Resilience and Metaphor – Symbols and the Sacred
Some years ago, when I was training to be a spiritual director, it was noted at one point, that I often spoke in metaphors. A dictionary definition of metaphor is “an imaginative way of describing something by referring to something else…figure of speech in which a term or phrase is applied to something to which it is not literally applicable in order to suggest a resemblance”. At the time, I was playing the role of a directee, and a fellow trainee was the director and I had just shared a story about a rose I had seen on my daily walk, and the memory it evoked of my father’s death and his rose garden. That then became a story of love and resurrection, and above all, God. Further reflection revealed to me that I do, indeed, use metaphors in my search for God and meaning in my life.
In the introduction to her beautiful book Ordinarily Sacred, Lynda Sexson states that “this book attempts to illuminate the sacred quality of experience which on the surface is considered mundane or secular”. Sexson goes on to say
In order to do so, I have drawn on the most slender and ephemeral of our everyday experiences, which nevertheless resonate with the most profound of religious symbols. This is the work and nature of metaphor, a quality of experience manifested here by the little things we save – the “stuff” in children’s boxes, by the things we say that get repeated – our texts of our lives, by our jokes and our dreams, by the way we play.
In their latest book, Aging with Wisdom and Grace, Wilkie Au and Noreen Cannon Au, describe faith as trust, and they note that “metaphors can make this aspect of faith come alive”.
Just over twelve months ago, I was at a low point in my life. I was midway through the 2019 Tertian retreat at the Maroochydore parish on the Queensland Sunshine Coast. I always look forward to these retreats and the sense of joy, pleasure and consolation they provide for me, and in particular, this time I would be by the ocean, where God speaks loudest to me. At that time, however, those feelings were missing. The days were long and the three hour round trip each week seemed like an eternity. I had recently had my annual blood test and soon all was revealed. I received a recall message from my GP re the blood test results and several tests and scans later, I was diagnosed with Graves disease, an autoimmune disease that attacks the thyroid. Thus began a challenging six months that would involve many tests and scans, twice-weekly blood tests and radioactive iodine treatment. In the midst of this, an early scan revealed a very large hole in my heart and further procedures were ordered and carried out. Surgery would be the outcome.
As the last day of the retreat approached I was feeling more and more exhausted and looking forward to finishing. After lunch we went for one final walk on the beach and as I often do, I bent to pick up a stone, glistening in the sunlight and half buried in the wet sand. This was only days after I received the news about my heart defect and its surgical outcome.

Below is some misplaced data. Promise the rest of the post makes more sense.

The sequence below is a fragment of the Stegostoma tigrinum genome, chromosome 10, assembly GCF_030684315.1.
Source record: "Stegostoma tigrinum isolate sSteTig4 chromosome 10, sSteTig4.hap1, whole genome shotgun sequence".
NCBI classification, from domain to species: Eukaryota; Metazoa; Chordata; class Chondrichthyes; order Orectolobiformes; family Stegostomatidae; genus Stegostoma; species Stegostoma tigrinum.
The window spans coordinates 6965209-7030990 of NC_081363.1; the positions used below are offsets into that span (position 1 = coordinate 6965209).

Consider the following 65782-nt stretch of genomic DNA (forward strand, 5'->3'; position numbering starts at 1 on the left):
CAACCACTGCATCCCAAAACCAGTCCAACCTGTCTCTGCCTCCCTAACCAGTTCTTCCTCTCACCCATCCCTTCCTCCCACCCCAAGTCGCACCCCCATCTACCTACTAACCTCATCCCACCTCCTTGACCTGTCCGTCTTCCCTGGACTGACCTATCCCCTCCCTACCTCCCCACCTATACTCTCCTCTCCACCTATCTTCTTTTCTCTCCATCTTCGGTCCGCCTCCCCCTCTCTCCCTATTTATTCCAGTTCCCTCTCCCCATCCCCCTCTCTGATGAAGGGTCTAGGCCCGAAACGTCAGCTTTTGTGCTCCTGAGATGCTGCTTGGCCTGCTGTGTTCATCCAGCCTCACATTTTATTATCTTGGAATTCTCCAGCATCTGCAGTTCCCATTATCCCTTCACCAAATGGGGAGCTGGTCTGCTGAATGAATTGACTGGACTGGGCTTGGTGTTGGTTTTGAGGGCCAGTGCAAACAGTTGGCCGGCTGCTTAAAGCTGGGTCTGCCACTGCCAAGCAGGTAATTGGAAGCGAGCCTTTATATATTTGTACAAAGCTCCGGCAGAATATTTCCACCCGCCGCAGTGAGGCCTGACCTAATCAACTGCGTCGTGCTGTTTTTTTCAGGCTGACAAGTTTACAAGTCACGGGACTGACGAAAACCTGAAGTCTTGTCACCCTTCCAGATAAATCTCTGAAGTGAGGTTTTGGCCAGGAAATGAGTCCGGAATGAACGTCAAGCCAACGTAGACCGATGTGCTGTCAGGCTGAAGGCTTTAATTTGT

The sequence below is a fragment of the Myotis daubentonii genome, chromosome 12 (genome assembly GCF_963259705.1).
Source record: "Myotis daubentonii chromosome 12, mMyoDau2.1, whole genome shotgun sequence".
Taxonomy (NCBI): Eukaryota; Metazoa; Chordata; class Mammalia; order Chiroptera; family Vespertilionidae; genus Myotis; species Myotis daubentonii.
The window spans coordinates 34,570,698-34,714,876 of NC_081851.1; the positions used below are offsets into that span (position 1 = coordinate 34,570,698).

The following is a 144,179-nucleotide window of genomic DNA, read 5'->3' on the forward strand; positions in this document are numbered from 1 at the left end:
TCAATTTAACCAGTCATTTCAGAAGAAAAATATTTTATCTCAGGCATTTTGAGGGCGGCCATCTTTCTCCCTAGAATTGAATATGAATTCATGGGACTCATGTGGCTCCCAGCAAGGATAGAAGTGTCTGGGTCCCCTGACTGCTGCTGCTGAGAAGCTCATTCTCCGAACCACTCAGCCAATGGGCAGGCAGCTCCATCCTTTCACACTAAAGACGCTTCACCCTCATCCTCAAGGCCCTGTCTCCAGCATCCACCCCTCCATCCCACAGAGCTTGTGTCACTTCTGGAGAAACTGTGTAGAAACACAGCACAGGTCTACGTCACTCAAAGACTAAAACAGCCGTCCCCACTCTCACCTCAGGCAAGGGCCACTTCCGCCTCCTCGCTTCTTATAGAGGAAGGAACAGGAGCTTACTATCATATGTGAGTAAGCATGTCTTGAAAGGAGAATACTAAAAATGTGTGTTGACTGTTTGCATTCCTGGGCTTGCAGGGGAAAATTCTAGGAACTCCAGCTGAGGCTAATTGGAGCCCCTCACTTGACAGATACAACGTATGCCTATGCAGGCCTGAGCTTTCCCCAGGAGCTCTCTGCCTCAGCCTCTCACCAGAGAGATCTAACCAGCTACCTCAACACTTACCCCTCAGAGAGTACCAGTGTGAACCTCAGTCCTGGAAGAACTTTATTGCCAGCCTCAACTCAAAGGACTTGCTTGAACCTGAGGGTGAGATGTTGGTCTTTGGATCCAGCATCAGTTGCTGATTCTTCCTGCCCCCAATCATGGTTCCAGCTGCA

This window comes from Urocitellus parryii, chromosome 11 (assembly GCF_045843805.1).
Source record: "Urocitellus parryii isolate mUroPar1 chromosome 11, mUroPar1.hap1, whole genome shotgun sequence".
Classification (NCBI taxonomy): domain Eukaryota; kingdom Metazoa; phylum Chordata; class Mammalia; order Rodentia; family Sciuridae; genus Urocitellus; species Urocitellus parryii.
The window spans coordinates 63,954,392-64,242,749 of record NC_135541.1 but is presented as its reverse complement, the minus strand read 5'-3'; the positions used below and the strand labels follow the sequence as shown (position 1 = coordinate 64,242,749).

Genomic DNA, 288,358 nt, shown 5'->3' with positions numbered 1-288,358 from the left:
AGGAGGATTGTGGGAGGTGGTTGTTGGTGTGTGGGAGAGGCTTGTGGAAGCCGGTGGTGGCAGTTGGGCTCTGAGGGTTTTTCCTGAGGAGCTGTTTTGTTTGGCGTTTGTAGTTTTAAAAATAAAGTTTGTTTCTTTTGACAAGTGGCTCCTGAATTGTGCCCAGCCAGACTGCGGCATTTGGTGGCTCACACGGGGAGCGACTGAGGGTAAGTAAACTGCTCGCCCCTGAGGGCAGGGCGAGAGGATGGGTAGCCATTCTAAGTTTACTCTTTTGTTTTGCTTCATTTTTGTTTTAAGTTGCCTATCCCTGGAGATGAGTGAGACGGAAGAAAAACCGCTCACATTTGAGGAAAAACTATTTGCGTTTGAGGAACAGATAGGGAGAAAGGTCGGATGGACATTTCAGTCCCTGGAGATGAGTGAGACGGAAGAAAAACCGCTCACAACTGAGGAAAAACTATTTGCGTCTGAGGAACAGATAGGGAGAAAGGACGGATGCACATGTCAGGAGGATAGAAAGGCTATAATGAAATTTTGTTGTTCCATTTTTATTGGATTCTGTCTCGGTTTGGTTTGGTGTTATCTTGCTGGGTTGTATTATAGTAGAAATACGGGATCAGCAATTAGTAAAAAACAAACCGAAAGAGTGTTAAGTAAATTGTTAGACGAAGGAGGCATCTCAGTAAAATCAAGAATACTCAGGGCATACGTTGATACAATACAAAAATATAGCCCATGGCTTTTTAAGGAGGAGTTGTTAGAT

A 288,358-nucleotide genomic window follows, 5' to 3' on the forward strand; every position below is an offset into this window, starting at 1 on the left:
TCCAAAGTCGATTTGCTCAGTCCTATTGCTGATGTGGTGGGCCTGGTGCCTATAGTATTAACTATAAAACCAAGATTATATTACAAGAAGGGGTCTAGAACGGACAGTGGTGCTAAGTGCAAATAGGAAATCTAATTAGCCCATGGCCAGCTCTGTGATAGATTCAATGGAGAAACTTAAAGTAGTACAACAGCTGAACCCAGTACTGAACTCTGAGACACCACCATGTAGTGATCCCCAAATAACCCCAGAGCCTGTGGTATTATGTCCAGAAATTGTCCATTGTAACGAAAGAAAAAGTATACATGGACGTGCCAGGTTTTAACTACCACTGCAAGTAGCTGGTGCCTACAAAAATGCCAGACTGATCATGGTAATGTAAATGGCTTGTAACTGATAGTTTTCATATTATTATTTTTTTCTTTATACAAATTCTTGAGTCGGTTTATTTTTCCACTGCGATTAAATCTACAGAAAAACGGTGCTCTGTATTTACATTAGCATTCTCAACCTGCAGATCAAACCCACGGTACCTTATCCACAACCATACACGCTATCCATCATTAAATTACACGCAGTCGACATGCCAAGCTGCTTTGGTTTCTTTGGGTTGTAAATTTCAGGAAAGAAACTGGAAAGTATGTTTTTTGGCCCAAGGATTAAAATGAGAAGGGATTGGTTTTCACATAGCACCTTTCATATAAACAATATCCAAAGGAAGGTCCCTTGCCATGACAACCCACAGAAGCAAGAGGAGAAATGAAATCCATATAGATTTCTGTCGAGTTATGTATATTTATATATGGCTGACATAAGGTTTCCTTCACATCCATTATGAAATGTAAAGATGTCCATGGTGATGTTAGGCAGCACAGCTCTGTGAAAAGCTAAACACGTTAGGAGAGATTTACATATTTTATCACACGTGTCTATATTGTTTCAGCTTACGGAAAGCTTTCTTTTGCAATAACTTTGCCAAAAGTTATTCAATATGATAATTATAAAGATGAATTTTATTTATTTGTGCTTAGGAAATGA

As I washed the sand off the stone in an incoming wave, it revealed itself to me – a perfect heart-shaped stone. As I held it in the palm of my hand, I was at once speechless, overcome, but filled with hope and gratitude. This stone, ‘my stone’, would become my metaphor for faith as trust and it did indeed make this aspect of my faith come alive. As I held that stone my thoughts turned to one of my favourite Isaiah verses: “See, I have inscribed you on the palms of my hands”. (49:16)
As the months passed and the Graves disease held me in its grip, I put my trust in the comfort of being held in the palms of God’s hands. Music also sustained me and faith as trust was revealed in Matt Hammett’s song, Trust with its words:
You gave me everything I have
And my whole life is in Your hands
When what I fear is closing in
Lord, Your faithfulness will never end
Your faithfulness will never end
I will trust, I will trust You
I will trust you, Lord, with all my heart
And I won’t forget how good you are
No, I won’t forget how good you are
My cardiac surgery was put on hold until the Graves disease was under control but at last I received the go ahead and in May this year I was admitted to hospital for a final round of testing and then surgery to close the hole in my heart and repair a damaged valve. The evening before admission, I went to the sea, where God speaks loudest to me. I walked along the pier, listening to the slap of the waves, Benedictus played on my iPod and high above me shone the Southern Cross. An enormous sense of peace and trust in God enveloped me and I knew that all would be well. And all was well!
Tonight, for the first time, I returned to the sea to give thanks. As I walked along the foreshore, on the ground ahead of me I came across chalked hearts, leading to three chalked messages: choose gratitude; be thankful; never give up. As was the case 14 months ago on the beach at Maroochydore, I was at once speechless and overcome, but filled with gratitude for these peculiar moments in my ordinary life. Saturated by metaphor and personal symbolism-making, they illuminated the sacred quality of my experience of love, trust and resilience over the past year.